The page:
I wrote this a few years ago with my fellow financial professionals as the intended audience. I thought it would make a good post here as well.
I was thinking about what goes into quality wealth management. The goal, in our view, is to use wealth management to maximize long-run client happiness in the face of an uncertain future.
I think there are three inputs into the process:
- Quantitative and Qualitative Data – you have to know the facts about the client, about the tax code, about capital market return history and drivers, etc. You also need to know the “soft stuff” about the client to maximize their happiness.
- Analytical Ability – you have to be able to “do the math” to calculate whether or not a mortgage should be paid off, an IRA converted to a Roth, how Social Security or a pension should be claimed, etc.
- Wisdom – exposition below.
The first two items I think are (or should be!) just “table stakes” – they aren’t a differential advantage, a unique selling proposition, or whatever you want to call it. But I think wisdom is what separates the high quality advisor from the typical one. The Socratic paradox is the statement (based on Socrates, but not a direct quote), “I know that I know nothing.” Supposedly this made him the wisest man in Athens. Another great observation (attributed to many sources, but probably from Josh Billings originally) is, “It ain’t what you don’t know that gets you into trouble, it is what you know for sure just ain’t so.”
The problem is acknowledging our ignorance doesn’t make clients very comfortable – it might even prevent us from having any. Imagine if we re-branded Financial Architects like this:
Financial Architects, LLC
“Embracing ignorance since 2005”
But we are ignorant, particularly in our predictions of the future, whether that is the tax code, the yield curve, investment returns, etc. As the Danish proverb (not Yogi Berra!) says, “It is difficult to make predictions, especially about the future.” So, in light of our ignorance, here are a few things that I think are prudent:
- Spend lots of time trying to become wiser by reading, writing, and thinking. See here for example. Schedule time for thinking, or, even better, empty your schedule like Charlie Munger and Warren Buffett. Bill Gates, and others, take “think weeks.” Leonardo da Vinci observed, “Men of lofty genius, when they are doing the least work, are most active.” I don’t know if any of us would qualify as “men of lofty genius” but I think having free time (like I do today so I can think about this and write this) is important.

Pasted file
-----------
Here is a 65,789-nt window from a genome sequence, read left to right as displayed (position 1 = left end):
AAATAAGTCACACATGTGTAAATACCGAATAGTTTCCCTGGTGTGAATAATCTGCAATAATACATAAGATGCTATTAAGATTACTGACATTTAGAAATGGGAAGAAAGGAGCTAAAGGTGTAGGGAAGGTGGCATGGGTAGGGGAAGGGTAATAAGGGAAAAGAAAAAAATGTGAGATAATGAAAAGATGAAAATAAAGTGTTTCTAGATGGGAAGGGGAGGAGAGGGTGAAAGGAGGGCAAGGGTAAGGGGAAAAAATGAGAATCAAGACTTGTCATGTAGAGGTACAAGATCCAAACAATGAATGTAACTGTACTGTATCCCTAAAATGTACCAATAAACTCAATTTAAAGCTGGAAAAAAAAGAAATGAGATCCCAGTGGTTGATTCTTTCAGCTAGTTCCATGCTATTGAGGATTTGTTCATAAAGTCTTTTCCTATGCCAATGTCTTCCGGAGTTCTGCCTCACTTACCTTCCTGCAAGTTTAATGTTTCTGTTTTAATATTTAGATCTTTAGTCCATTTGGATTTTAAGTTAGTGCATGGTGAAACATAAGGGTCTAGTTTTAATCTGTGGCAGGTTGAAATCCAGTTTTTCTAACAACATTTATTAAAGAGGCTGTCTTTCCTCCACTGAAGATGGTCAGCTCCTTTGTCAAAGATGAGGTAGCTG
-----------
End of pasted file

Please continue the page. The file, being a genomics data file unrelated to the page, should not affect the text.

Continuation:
- Recognize that the best predictor of the future is frequently the present. The current yield curve is the best estimate of the future yield curve, the current tax code is probably the best estimate of the future one. I would be cautious about assuming reversion to some “normal” level of interest rates, equity risk premiums, PE ratios, profit margins, etc. – particularly over a short period of time. The exception to this would be if differences are profound, but even then, it is problematic. In 1995 the dividend yield of the market got lower than it had ever been in history, but it turned out to be much better to buy than to sell. In the spring of 2009, the earnings yield (the inverse of the PE) was also lower than it had ever been (due to minuscule earnings) just before the market soared.
- Given the paucity of information, frequently the best we can do is equal-weight. Sometimes this is called the 1/n strategy. At best it looks unsophisticated, at worst, ignorant. But it is empirically grounded. If your asset allocation models have decimal points, I would (politely) suggest you are over-fitting your data. If you have more than half-dozen or so allocations in your model you have probably sliced your asset classes too finely (you may have two or three holdings in each class, but you probably shouldn’t have all that many top-level classes).
- Be very slow to make tactical changes to a portfolio. We rarely know as much as we think we do, and we certainly will almost always know less than the collective wisdom of all market participants. It is very hard to do nothing, but doing nothing is frequently the optimal move. As Warren Buffett has said, “Much success can be attributed to inactivity. Most investors cannot resist the temptation to constantly buy and sell.” He also stated, “Lethargy, bordering on sloth, should remain the cornerstone of an investment style.”
Our goal (perhaps a New Year’s resolution) should be to end every day slightly less ignorant than the day before while remaining humbly aware of our remaining ignorance.